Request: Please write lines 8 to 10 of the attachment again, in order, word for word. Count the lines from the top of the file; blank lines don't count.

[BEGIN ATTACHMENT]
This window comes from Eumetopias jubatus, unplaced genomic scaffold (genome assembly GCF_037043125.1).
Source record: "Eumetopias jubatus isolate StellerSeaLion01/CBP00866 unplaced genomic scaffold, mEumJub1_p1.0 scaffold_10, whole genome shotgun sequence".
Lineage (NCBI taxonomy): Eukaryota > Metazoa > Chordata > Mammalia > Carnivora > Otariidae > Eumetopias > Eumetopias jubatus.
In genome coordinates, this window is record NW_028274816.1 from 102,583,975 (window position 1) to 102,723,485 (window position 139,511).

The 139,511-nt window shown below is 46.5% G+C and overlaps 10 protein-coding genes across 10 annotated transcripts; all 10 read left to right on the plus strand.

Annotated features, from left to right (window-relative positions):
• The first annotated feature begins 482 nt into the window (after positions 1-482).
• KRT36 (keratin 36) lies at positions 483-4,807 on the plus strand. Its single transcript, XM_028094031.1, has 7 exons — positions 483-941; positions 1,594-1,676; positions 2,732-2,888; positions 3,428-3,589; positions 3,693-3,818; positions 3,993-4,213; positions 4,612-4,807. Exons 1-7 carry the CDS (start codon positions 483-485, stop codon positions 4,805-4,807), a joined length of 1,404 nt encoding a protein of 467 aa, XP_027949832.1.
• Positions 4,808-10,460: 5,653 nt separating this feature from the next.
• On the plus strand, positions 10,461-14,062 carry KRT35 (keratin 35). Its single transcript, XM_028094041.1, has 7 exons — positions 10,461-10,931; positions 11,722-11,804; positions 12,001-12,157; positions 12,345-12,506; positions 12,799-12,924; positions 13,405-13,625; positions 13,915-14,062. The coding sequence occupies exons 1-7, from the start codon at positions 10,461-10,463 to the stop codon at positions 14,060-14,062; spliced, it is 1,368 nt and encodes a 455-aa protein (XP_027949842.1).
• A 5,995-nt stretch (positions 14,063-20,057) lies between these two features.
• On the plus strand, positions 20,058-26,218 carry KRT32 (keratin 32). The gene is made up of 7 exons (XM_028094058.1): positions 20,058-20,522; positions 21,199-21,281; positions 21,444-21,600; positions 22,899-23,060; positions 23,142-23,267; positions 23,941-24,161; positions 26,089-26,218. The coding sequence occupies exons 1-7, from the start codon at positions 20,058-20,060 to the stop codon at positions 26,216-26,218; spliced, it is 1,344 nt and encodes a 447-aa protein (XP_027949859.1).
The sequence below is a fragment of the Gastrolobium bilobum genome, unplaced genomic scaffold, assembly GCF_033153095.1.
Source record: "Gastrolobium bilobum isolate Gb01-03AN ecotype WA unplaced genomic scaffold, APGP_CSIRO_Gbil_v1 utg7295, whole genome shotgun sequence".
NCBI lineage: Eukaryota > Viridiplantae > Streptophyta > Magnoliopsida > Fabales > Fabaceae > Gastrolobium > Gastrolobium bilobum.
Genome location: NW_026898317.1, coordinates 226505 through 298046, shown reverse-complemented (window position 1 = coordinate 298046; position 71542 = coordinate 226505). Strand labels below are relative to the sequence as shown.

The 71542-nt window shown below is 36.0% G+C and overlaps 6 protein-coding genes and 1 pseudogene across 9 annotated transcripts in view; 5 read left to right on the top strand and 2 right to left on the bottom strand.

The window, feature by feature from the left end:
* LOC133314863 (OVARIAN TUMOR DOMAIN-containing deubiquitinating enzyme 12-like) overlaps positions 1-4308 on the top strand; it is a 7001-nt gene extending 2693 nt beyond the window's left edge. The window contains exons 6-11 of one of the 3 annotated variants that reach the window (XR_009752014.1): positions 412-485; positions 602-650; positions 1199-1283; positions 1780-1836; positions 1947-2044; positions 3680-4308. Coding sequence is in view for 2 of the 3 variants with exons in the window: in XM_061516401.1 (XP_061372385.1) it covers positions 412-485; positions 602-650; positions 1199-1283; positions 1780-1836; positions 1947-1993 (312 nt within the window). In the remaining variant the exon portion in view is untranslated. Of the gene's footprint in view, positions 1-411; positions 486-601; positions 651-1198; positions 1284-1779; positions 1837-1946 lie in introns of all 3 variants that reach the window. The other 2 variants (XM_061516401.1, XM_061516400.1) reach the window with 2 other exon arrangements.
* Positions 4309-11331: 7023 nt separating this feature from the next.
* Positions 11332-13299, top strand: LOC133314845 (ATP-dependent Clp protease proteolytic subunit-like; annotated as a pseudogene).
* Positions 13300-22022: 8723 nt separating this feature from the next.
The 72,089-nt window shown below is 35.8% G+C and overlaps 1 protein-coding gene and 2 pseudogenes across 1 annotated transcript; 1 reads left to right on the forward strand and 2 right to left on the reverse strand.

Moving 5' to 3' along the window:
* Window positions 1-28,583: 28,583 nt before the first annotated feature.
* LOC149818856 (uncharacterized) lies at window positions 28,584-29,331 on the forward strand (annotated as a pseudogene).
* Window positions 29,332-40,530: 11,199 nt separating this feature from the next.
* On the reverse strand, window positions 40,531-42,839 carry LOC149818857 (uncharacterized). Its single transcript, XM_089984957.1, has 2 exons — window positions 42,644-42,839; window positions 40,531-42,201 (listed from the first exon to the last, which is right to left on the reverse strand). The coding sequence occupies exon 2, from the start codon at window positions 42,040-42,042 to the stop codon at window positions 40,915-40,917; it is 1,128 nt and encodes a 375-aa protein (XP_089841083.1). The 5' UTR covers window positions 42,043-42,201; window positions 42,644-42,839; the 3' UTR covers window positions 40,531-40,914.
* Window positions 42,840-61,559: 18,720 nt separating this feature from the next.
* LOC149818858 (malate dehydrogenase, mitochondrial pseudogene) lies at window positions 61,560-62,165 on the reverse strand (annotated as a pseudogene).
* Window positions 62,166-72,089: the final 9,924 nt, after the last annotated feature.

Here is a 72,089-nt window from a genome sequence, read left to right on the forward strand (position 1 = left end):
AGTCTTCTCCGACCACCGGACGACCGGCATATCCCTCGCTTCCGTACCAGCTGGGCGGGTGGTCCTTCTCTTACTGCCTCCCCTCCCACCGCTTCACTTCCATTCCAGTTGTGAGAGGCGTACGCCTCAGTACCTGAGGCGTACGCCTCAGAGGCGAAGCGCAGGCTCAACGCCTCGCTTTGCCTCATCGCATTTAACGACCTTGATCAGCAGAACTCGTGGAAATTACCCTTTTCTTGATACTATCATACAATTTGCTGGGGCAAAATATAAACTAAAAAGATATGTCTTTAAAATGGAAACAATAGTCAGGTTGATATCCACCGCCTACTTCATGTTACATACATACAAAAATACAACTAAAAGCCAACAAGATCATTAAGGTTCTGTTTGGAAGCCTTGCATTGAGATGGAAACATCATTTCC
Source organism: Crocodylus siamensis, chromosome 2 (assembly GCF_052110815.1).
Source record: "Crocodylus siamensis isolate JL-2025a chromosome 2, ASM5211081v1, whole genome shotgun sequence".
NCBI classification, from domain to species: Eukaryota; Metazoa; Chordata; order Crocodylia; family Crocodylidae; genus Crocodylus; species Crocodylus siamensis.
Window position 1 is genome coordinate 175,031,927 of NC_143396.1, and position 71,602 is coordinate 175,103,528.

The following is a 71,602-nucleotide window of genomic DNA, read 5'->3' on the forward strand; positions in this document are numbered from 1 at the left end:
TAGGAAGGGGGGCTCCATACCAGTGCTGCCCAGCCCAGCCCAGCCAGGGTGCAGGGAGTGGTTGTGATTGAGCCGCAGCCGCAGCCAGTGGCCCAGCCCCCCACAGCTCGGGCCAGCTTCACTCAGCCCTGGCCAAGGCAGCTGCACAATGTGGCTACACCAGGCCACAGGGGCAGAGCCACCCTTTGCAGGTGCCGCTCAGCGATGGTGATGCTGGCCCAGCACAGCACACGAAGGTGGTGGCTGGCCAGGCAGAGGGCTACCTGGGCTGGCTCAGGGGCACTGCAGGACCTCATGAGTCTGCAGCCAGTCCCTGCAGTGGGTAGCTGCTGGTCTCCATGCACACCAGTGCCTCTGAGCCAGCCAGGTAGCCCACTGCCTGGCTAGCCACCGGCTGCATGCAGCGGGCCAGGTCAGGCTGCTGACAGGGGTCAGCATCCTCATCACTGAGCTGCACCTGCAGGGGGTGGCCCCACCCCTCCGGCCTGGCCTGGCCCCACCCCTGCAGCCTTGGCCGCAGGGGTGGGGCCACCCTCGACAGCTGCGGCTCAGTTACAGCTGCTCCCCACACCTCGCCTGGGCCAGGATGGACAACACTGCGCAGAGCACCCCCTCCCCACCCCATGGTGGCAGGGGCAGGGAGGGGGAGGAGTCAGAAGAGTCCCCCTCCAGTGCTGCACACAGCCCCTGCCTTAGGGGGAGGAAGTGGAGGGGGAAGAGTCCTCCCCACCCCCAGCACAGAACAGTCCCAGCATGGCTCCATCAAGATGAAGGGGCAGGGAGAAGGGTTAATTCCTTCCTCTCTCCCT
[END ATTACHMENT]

• KRT36 (keratin 36) lies at positions 483-4,807 on the plus strand. Its single transcript, XM_028094031.1, has 7 exons — positions 483-941; positions 1,594-1,676; positions 2,732-2,888; positions 3,428-3,589; positions 3,693-3,818; positions 3,993-4,213; positions 4,612-4,807. Exons 1-7 carry the CDS (start codon positions 483-485, stop codon positions 4,805-4,807), a joined length of 1,404 nt encoding a protein of 467 aa, XP_027949832.1.
• Positions 4,808-10,460: 5,653 nt separating this feature from the next.
• On the plus strand, positions 10,461-14,062 carry KRT35 (keratin 35). Its single transcript, XM_028094041.1, has 7 exons — positions 10,461-10,931; positions 11,722-11,804; positions 12,001-12,157; positions 12,345-12,506; positions 12,799-12,924; positions 13,405-13,625; positions 13,915-14,062. The coding sequence occupies exons 1-7, from the start codon at positions 10,461-10,463 to the stop codon at positions 14,060-14,062; spliced, it is 1,368 nt and encodes a 455-aa protein (XP_027949842.1).